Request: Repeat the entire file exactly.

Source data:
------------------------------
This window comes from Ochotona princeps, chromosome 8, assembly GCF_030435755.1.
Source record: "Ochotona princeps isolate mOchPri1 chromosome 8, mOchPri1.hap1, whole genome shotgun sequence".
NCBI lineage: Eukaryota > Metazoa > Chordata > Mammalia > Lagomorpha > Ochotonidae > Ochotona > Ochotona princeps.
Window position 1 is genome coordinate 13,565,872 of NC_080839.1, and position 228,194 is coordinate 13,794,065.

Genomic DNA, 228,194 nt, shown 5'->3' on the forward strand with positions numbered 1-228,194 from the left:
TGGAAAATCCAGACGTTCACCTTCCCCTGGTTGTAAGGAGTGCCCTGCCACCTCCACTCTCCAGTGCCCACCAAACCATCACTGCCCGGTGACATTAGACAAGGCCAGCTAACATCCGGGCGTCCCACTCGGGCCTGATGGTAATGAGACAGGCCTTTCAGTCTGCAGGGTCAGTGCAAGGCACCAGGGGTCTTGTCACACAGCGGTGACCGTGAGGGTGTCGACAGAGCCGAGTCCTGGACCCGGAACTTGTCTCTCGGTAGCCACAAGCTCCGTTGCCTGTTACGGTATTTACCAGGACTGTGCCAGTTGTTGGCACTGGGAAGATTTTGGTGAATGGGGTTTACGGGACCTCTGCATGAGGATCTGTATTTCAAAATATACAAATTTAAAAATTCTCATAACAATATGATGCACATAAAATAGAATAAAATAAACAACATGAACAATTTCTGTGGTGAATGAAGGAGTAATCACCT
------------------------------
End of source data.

This window comes from Ochotona princeps, chromosome 8, assembly GCF_030435755.1.
Source record: "Ochotona princeps isolate mOchPri1 chromosome 8, mOchPri1.hap1, whole genome shotgun sequence".
NCBI lineage: Eukaryota > Metazoa > Chordata > Mammalia > Lagomorpha > Ochotonidae > Ochotona > Ochotona princeps.
Window position 1 is genome coordinate 13,565,872 of NC_080839.1, and position 228,194 is coordinate 13,794,065.

Genomic DNA, 228,194 nt, shown 5'->3' on the forward strand with positions numbered 1-228,194 from the left:
TGGAAAATCCAGACGTTCACCTTCCCCTGGTTGTAAGGAGTGCCCTGCCACCTCCACTCTCCAGTGCCCACCAAACCATCACTGCCCGGTGACATTAGACAAGGCCAGCTAACATCCGGGCGTCCCACTCGGGCCTGATGGTAATGAGACAGGCCTTTCAGTCTGCAGGGTCAGTGCAAGGCACCAGGGGTCTTGTCACACAGCGGTGACCGTGAGGGTGTCGACAGAGCCGAGTCCTGGACCCGGAACTTGTCTCTCGGTAGCCACAAGCTCCGTTGCCTGTTACGGTATTTACCAGGACTGTGCCAGTTGTTGGCACTGGGAAGATTTTGGTGAATGGGGTTTACGGGACCTCTGCATGAGGATCTGTATTTCAAAATATACAAATTTAAAAATTCTCATAACAATATGATGCACATAAAATAGAATAAAATAAACAACATGAACAATTTCTGTGGTGAATGAAGGAGTAATCACCT